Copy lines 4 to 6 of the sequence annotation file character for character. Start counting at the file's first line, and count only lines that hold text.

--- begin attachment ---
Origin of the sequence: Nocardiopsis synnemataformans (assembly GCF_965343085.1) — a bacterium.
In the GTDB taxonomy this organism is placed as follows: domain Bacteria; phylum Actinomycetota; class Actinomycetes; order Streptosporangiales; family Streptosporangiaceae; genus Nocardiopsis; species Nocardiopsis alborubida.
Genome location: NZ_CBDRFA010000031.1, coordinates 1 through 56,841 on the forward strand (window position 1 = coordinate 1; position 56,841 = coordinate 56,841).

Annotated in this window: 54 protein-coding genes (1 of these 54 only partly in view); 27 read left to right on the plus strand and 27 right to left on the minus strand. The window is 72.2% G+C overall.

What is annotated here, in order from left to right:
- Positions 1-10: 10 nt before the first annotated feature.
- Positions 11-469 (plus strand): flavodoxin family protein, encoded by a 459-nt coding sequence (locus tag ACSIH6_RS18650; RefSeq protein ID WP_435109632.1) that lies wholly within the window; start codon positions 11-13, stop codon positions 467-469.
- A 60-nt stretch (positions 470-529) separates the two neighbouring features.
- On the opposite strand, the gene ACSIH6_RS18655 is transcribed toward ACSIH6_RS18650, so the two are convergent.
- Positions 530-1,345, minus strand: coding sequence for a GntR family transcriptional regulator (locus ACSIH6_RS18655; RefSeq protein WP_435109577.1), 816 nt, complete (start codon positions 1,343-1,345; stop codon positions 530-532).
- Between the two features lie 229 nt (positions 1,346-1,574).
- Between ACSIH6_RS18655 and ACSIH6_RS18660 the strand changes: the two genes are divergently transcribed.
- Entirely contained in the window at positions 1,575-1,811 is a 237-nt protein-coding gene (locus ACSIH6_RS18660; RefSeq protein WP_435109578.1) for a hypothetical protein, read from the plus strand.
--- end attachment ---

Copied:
Annotated in this window: 54 protein-coding genes (1 of these 54 only partly in view); 27 read left to right on the plus strand and 27 right to left on the minus strand. The window is 72.2% G+C overall.

What is annotated here, in order from left to right:
- Positions 1-10: 10 nt before the first annotated feature.